A few years ago, I made a transition from teaching high school English to middle school. My first year was tough. I didn’t have my own classroom, so I moved from period to period with the students, all of my materials traveling on a small, plastic cart through crowded hallways. My organizational skills suffered, I struggled with finding a direction for my curriculum and classroom management was challenging.
The prospect of running long distances is intimidating. It's why we tend to heap praise on those who complete long journeys — because the power it takes to endure anything through pain is amazing.
Hurling derogatory generalizations at the American press, heaping large amounts of hyperbole on agendas of all sorts, and outright lying when it’s most convenient have become common practices among President Donald Trump and his defenders. At campaign rallies like the one he held in Arizona (in the eighth month of his first year, mind you), Trump plays all the hits and projects himself as the savior of whomever “real” Americans are supposed to be. Trump and his base can blame dishonest and biased media coverage all they want for whatever slights they believe they are bearing, but a truly well-informed electorate is one whose citizens cull a number of information sources of all stripes and watch their leader's actions to see who he truly is.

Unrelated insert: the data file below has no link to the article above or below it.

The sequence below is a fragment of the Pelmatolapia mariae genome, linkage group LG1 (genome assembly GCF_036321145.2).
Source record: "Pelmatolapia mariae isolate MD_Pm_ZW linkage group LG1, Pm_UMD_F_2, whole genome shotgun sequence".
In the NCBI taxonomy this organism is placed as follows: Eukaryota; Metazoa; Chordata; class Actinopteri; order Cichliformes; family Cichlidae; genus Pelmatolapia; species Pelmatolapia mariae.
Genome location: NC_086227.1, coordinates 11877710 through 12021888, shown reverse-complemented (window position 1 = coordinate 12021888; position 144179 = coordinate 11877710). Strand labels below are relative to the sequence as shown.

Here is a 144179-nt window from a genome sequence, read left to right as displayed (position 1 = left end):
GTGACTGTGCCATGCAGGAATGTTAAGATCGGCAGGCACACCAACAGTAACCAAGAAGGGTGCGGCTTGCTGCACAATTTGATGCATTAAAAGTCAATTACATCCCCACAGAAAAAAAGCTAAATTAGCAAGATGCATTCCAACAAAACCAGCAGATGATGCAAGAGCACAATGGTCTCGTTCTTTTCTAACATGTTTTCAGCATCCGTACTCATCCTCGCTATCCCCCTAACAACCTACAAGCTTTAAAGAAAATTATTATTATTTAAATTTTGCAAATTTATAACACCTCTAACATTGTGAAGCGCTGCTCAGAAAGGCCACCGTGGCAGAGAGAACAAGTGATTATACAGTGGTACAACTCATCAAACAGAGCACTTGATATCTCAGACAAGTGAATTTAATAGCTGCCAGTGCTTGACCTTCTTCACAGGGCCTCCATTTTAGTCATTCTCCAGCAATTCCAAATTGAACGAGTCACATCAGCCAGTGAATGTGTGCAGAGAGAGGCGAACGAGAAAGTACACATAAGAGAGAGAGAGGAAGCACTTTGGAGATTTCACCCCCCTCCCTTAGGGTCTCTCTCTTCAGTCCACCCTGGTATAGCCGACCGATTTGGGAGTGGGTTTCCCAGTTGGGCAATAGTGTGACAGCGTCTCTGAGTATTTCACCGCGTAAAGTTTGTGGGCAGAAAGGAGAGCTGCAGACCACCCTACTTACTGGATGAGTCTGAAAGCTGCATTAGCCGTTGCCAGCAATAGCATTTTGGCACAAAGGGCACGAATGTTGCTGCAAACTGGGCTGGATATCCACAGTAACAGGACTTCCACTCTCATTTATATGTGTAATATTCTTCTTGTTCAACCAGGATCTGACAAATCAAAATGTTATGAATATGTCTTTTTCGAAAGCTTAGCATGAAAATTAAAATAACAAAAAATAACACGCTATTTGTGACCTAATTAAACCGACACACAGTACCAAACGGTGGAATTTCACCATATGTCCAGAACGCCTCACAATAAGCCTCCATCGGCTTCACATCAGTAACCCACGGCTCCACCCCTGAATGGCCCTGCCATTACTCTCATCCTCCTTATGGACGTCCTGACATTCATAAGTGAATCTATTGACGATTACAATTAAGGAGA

If you’re looking for a boost to your running routine, it may be as simple as the technology you use. There are plenty of options in the app world for runners who want to see all information possible, including but not limited to: calorie count, steps, mileage, pace, heart rate, and lap times. Some apps even work in conjunction with wearable technology to provide such feedback instantly, but those often come at a price. If you are a runner who would prefer the bare bones of a simple, solid run day after day, then these three free apps may be just what you need.
A few years ago, I encountered the mother of someone I grew up with. After catching up, she remarked that she remembered me as the kid who, while the other kids were outside playing sports, was perfectly happy inside with a book. I can't deny that she was right.